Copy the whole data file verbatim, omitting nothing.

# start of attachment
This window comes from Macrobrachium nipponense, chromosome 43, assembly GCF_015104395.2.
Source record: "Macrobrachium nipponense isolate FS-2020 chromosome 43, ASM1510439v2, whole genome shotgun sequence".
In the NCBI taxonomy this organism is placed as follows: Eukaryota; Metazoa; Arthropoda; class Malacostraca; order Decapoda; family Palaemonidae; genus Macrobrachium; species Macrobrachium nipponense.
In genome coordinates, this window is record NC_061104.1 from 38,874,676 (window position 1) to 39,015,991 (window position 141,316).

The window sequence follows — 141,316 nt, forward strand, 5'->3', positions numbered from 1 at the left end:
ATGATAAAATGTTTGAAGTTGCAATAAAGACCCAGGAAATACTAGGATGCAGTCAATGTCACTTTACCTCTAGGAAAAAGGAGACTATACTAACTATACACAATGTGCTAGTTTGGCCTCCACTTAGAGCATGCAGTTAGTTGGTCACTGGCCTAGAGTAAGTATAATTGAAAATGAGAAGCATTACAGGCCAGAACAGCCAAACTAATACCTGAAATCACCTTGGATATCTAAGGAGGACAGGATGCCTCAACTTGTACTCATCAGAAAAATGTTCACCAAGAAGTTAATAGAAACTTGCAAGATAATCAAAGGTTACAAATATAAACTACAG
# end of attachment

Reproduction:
This window comes from Macrobrachium nipponense, chromosome 43, assembly GCF_015104395.2.
Source record: "Macrobrachium nipponense isolate FS-2020 chromosome 43, ASM1510439v2, whole genome shotgun sequence".
In the NCBI taxonomy this organism is placed as follows: Eukaryota; Metazoa; Arthropoda; class Malacostraca; order Decapoda; family Palaemonidae; genus Macrobrachium; species Macrobrachium nipponense.
In genome coordinates, this window is record NC_061104.1 from 38,874,676 (window position 1) to 39,015,991 (window position 141,316).

The window sequence follows — 141,316 nt, forward strand, 5'->3', positions numbered from 1 at the left end:
ATGATAAAATGTTTGAAGTTGCAATAAAGACCCAGGAAATACTAGGATGCAGTCAATGTCACTTTACCTCTAGGAAAAAGGAGACTATACTAACTATACACAATGTGCTAGTTTGGCCTCCACTTAGAGCATGCAGTTAGTTGGTCACTGGCCTAGAGTAAGTATAATTGAAAATGAGAAGCATTACAGGCCAGAACAGCCAAACTAATACCTGAAATCACCTTGGATATCTAAGGAGGACAGGATGCCTCAACTTGTACTCATCAGAAAAATGTTCACCAAGAAGTTAATAGAAACTTGCAAGATAATCAAAGGTTACAAATATAAACTACAG